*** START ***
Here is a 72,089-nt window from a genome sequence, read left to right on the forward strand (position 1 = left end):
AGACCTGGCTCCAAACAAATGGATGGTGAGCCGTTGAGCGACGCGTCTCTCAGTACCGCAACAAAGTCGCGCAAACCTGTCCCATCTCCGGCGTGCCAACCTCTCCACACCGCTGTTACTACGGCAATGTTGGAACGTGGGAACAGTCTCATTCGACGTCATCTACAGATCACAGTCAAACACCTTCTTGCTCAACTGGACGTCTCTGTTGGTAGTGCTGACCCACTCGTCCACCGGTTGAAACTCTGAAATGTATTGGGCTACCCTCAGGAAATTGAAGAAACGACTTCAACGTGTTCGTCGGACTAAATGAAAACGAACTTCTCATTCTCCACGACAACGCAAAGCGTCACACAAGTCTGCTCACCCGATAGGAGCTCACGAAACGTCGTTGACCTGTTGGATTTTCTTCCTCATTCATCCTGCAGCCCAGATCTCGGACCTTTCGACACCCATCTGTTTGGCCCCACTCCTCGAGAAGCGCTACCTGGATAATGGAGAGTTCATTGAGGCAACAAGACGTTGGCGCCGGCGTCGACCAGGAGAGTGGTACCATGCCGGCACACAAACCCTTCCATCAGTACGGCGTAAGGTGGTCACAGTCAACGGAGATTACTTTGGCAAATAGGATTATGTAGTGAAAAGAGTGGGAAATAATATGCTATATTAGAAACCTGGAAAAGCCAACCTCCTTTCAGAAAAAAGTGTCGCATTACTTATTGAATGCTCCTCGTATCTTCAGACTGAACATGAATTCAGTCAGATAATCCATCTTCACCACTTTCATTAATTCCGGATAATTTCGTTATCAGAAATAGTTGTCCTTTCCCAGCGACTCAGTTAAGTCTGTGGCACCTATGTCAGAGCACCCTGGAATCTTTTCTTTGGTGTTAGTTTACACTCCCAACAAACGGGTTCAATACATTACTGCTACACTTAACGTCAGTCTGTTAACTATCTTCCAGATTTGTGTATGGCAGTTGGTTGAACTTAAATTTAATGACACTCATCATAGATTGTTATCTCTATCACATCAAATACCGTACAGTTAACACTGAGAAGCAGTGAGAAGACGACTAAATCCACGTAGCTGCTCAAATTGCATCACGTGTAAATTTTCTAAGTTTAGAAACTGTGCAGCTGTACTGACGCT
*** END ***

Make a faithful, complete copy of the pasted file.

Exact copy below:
Here is a 72,089-nt window from a genome sequence, read left to right on the forward strand (position 1 = left end):
AGACCTGGCTCCAAACAAATGGATGGTGAGCCGTTGAGCGACGCGTCTCTCAGTACCGCAACAAAGTCGCGCAAACCTGTCCCATCTCCGGCGTGCCAACCTCTCCACACCGCTGTTACTACGGCAATGTTGGAACGTGGGAACAGTCTCATTCGACGTCATCTACAGATCACAGTCAAACACCTTCTTGCTCAACTGGACGTCTCTGTTGGTAGTGCTGACCCACTCGTCCACCGGTTGAAACTCTGAAATGTATTGGGCTACCCTCAGGAAATTGAAGAAACGACTTCAACGTGTTCGTCGGACTAAATGAAAACGAACTTCTCATTCTCCACGACAACGCAAAGCGTCACACAAGTCTGCTCACCCGATAGGAGCTCACGAAACGTCGTTGACCTGTTGGATTTTCTTCCTCATTCATCCTGCAGCCCAGATCTCGGACCTTTCGACACCCATCTGTTTGGCCCCACTCCTCGAGAAGCGCTACCTGGATAATGGAGAGTTCATTGAGGCAACAAGACGTTGGCGCCGGCGTCGACCAGGAGAGTGGTACCATGCCGGCACACAAACCCTTCCATCAGTACGGCGTAAGGTGGTCACAGTCAACGGAGATTACTTTGGCAAATAGGATTATGTAGTGAAAAGAGTGGGAAATAATATGCTATATTAGAAACCTGGAAAAGCCAACCTCCTTTCAGAAAAAAGTGTCGCATTACTTATTGAATGCTCCTCGTATCTTCAGACTGAACATGAATTCAGTCAGATAATCCATCTTCACCACTTTCATTAATTCCGGATAATTTCGTTATCAGAAATAGTTGTCCTTTCCCAGCGACTCAGTTAAGTCTGTGGCACCTATGTCAGAGCACCCTGGAATCTTTTCTTTGGTGTTAGTTTACACTCCCAACAAACGGGTTCAATACATTACTGCTACACTTAACGTCAGTCTGTTAACTATCTTCCAGATTTGTGTATGGCAGTTGGTTGAACTTAAATTTAATGACACTCATCATAGATTGTTATCTCTATCACATCAAATACCGTACAGTTAACACTGAGAAGCAGTGAGAAGACGACTAAATCCACGTAGCTGCTCAAATTGCATCACGTGTAAATTTTCTAAGTTTAGAAACTGTGCAGCTGTACTGACGCT